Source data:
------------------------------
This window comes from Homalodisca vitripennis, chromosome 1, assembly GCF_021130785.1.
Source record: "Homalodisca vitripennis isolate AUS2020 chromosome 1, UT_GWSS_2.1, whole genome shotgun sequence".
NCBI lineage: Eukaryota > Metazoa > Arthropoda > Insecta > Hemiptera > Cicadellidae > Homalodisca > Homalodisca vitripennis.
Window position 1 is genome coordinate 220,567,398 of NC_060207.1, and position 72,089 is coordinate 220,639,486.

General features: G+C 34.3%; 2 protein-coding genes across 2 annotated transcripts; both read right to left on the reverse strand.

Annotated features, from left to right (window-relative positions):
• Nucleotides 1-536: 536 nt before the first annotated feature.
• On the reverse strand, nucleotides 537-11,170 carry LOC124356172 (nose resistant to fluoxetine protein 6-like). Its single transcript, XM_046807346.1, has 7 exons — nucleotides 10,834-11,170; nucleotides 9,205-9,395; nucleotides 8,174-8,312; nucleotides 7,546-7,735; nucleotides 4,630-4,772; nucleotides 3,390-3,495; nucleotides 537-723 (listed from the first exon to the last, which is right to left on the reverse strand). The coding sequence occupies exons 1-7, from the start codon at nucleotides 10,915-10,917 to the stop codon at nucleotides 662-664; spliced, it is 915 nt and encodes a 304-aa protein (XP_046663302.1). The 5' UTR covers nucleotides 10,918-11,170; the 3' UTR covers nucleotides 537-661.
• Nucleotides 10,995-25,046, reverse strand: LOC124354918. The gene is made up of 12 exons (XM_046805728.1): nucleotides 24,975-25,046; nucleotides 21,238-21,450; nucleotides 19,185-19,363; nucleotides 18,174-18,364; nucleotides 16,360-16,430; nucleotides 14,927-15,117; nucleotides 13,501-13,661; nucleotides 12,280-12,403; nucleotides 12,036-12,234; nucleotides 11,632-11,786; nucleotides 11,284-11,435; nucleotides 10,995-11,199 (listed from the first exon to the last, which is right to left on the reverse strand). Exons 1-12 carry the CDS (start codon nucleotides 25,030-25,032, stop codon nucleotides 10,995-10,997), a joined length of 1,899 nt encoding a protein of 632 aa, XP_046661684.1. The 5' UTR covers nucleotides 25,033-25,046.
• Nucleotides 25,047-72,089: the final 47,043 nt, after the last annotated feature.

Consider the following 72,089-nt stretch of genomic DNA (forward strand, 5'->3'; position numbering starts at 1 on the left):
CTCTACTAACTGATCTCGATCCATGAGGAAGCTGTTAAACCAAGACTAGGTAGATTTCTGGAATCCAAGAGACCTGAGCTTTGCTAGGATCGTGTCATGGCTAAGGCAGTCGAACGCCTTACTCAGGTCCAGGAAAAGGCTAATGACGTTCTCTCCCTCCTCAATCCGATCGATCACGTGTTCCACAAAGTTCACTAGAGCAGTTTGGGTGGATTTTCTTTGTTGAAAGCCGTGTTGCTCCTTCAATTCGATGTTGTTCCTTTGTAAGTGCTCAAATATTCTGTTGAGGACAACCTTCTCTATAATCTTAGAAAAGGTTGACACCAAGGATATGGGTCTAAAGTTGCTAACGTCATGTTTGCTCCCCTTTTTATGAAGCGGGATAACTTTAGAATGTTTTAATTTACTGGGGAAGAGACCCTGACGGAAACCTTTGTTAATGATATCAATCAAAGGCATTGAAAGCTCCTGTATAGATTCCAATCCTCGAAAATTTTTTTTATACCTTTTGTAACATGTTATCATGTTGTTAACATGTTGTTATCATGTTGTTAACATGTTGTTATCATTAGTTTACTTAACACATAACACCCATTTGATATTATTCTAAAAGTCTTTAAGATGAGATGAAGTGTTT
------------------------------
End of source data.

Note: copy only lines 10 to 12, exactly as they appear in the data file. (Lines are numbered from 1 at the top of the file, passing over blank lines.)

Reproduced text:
• Nucleotides 25,047-72,089: the final 47,043 nt, after the last annotated feature.

Consider the following 72,089-nt stretch of genomic DNA (forward strand, 5'->3'; position numbering starts at 1 on the left):
CTCTACTAACTGATCTCGATCCATGAGGAAGCTGTTAAACCAAGACTAGGTAGATTTCTGGAATCCAAGAGACCTGAGCTTTGCTAGGATCGTGTCATGGCTAAGGCAGTCGAACGCCTTACTCAGGTCCAGGAAAAGGCTAATGACGTTCTCTCCCTCCTCAATCCGATCGATCACGTGTTCCACAAAGTTCACTAGAGCAGTTTGGGTGGATTTTCTTTGTTGAAAGCCGTGTTGCTCCTTCAATTCGATGTTGTTCCTTTGTAAGTGCTCAAATATTCTGTTGAGGACAACCTTCTCTATAATCTTAGAAAAGGTTGACACCAAGGATATGGGTCTAAAGTTGCTAACGTCATGTTTGCTCCCCTTTTTATGAAGCGGGATAACTTTAGAATGTTTTAATTTACTGGGGAAGAGACCCTGACGGAAACCTTTGTTAATGATATCAATCAAAGGCATTGAAAGCTCCTGTATAGATTCCAATCCTCGAAAATTTTTTTTATACCTTTTGTAACATGTTATCATGTTGTTAACATGTTGTTATCATGTTGTTAACATGTTGTTATCATTAGTTTACTTAACACATAACACCCATTTGATATTATTCTAAAAGTCTTTAAGATGAGATGAAGTGTTT